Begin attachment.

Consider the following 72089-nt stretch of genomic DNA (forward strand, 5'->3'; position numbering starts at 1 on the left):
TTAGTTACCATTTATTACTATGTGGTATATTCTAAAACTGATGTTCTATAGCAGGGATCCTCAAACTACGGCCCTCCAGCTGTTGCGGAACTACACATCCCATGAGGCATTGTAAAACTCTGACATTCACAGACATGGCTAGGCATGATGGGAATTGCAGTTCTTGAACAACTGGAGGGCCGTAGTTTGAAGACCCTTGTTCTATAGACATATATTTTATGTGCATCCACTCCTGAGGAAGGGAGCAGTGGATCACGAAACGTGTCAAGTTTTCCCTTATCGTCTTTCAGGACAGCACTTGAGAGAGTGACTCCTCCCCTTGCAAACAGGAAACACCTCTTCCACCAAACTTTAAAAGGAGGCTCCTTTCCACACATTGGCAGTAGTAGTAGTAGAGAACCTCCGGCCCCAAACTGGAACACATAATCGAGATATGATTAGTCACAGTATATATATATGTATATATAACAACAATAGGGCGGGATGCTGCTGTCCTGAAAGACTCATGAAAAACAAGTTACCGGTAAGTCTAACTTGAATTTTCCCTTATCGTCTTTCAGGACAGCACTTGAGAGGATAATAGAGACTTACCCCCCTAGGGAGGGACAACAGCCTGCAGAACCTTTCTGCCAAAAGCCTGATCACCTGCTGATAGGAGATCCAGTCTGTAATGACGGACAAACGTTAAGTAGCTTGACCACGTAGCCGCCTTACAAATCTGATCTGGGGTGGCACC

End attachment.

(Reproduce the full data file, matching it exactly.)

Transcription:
Consider the following 72089-nt stretch of genomic DNA (forward strand, 5'->3'; position numbering starts at 1 on the left):
TTAGTTACCATTTATTACTATGTGGTATATTCTAAAACTGATGTTCTATAGCAGGGATCCTCAAACTACGGCCCTCCAGCTGTTGCGGAACTACACATCCCATGAGGCATTGTAAAACTCTGACATTCACAGACATGGCTAGGCATGATGGGAATTGCAGTTCTTGAACAACTGGAGGGCCGTAGTTTGAAGACCCTTGTTCTATAGACATATATTTTATGTGCATCCACTCCTGAGGAAGGGAGCAGTGGATCACGAAACGTGTCAAGTTTTCCCTTATCGTCTTTCAGGACAGCACTTGAGAGAGTGACTCCTCCCCTTGCAAACAGGAAACACCTCTTCCACCAAACTTTAAAAGGAGGCTCCTTTCCACACATTGGCAGTAGTAGTAGTAGAGAACCTCCGGCCCCAAACTGGAACACATAATCGAGATATGATTAGTCACAGTATATATATATGTATATATAACAACAATAGGGCGGGATGCTGCTGTCCTGAAAGACTCATGAAAAACAAGTTACCGGTAAGTCTAACTTGAATTTTCCCTTATCGTCTTTCAGGACAGCACTTGAGAGGATAATAGAGACTTACCCCCCTAGGGAGGGACAACAGCCTGCAGAACCTTTCTGCCAAAAGCCTGATCACCTGCTGATAGGAGATCCAGTCTGTAATGACGGACAAACGTTAAGTAGCTTGACCACGTAGCCGCCTTACAAATCTGATCTGGGGTGGCACC